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Police Launch Second L.A. Gang Sweep After First Nets Hundreds of Arrests

April 10, 1988

LOS ANGELES (AP) _ Police renewed an unprecedented 1,000-officer blitz on street gangs Saturday, redeploying a special task force that made nearly 600 arrests in an anti-gang dragnet the night before.

″All day long, we have been lifting the hammer,″ said police spokesman Bill Frio. ″The chief called at 3 p.m. and said to drop it.″

The force made 592 arrests during the citywide sweep Friday night and early Saturday for a variety of felonies and misdemeanors, and also impounded at least 10 guns and 96 vehicles. Police said 224 of those arrested were believed to be gang members.

Police had earlier reported 634 arrests, but later corrected the figure, which was caused by confusion during booking, Frio said. Officials were unsure how many of those arrested were held and how many released on bail, he said.

The huge show of force began Friday evening with Mayor Tom Bradley’s pledge to ″take back the streets,″ and continued through the night, with even Police Chief Daryl Gates and an assistant chief making arrests.

Gangs were blamed for 205 killings in the city of Los Angeles in 1987. Countywide, the death toll from gang violence last year was 387, many of the victims bystanders caught in the gangs’ trademark ″drive-by″ shootings.

Only one violent gang-related incident was reported in the city during the sweep Friday night, police said.

Shots were fired at an officer serving a search warrant at a house. A special weapons and tactics team was summoned but there was no further violence, Frio said. Six people were arrested for investigation of narcotics possession. Cocaine, cash and several guns were seized.

In a gang-related incident outside the city, Los Angeles County sheriff’s deputies in nearby Lynwood arrested a young man after a two-hour standoff that began when he was spotted with a gun, which he allegedly pointed at a deputy.

The sweep was the city Police Department’s biggest attack ever on drug dealing and street violence. Over the past month, smaller task forces have arrested a total of 1,400 suspected gang members, Frio said.

The police chief made a collar of his own when he stopped a man in gang dress, frisked him and discovered a bottle of prescription drugs in somebody else’s name. The man was held for investigation of possession of a controlled substance, said Lt. Mark Leap.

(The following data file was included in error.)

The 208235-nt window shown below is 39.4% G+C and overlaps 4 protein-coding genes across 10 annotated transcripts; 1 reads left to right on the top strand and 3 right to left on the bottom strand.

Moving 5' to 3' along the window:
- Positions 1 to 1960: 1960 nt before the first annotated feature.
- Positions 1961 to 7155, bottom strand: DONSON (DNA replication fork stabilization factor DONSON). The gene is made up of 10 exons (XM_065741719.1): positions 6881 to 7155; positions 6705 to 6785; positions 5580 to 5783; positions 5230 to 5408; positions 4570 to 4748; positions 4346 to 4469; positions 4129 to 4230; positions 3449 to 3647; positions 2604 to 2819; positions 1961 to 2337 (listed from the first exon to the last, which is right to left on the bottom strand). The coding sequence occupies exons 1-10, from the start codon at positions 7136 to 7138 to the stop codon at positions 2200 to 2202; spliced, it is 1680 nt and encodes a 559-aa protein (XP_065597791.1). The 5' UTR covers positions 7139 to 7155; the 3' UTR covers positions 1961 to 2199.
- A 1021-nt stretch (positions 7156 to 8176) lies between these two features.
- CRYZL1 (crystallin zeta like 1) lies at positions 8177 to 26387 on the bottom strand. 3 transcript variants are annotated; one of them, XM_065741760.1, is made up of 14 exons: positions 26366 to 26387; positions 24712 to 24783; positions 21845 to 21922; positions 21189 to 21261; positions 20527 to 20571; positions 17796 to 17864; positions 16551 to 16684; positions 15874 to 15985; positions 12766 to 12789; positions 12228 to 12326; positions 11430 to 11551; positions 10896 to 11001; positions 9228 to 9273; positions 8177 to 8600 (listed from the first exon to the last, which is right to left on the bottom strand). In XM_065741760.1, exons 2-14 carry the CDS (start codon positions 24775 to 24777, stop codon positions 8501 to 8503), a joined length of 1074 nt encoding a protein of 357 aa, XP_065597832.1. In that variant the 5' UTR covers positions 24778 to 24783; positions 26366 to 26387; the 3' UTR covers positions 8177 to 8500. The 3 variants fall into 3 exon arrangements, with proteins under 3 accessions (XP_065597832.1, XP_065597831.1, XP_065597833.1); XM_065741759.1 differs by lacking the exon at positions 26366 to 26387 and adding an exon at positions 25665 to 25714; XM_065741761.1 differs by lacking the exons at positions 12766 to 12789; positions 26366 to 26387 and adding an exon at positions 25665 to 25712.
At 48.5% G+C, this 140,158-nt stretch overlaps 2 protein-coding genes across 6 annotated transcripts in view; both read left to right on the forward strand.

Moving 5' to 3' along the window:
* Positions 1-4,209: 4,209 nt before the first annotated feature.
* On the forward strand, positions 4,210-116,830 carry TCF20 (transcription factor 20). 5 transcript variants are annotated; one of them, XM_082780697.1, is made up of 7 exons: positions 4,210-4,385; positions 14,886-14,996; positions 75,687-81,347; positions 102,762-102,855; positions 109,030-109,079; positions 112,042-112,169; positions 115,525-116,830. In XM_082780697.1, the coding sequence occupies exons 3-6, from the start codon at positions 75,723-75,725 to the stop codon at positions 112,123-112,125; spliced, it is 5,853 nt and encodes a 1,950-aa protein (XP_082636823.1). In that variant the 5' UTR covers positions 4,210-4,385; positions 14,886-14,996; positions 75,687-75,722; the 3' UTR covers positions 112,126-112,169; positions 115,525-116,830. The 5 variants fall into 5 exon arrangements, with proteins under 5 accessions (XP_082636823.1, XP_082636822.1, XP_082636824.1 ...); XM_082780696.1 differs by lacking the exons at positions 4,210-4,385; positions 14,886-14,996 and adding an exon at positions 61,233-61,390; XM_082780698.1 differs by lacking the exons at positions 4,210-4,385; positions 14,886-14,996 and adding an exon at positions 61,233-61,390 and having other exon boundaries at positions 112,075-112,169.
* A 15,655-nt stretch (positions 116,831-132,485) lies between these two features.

Assistant Police Chief Robert Vernon, who was on patrol on the southside, also made an arrest. His collar was wanted for a parole violation, Frio said.

About half the special force went to augment regular patrols in the south- central area. The rest of the officers spread out in gang areas throughout the city.

The task force was assembled by putting officers on overtime at a cost of $150,000 a day. Bradley has vowed to spend whatever it takes to intimidate the gangs.

Drug dealing and gang violence have long been a fact of life in the poor, minority neighborhoods of south-central Los Angeles.

But wider community attention - and political will - focused on the violence in February when a woman was shot to death during a gang confrontation in the affluent, mostly white Westwood entertainment district near the University of California, Los Angeles.

More recently, after a Good Friday attack killed one man and injured a dozen others, none of them gang members, Gates announced plans for the new task force.

Bradley has budgeted funds for 400 new police officers next year, and political opposition to law-and-order measures aimed at gangs is virtually non-existent.

City Councilman Robert Farrell, a longtime southside representative, said as the task force formed Friday evening that there was strong support for the police effort and no opposition over potential civil rights violations.

″The expansion of the police force ... is what is necessary to maintain a sense of order, decency and civility, and the police deployment is appropriate,″ he said.

The Police Department’s use of a ″suspect profile,″ intelligence work and preliminary planning is ″why you’ve not heard anyone raise the issue of civil rights concern,″ he said.

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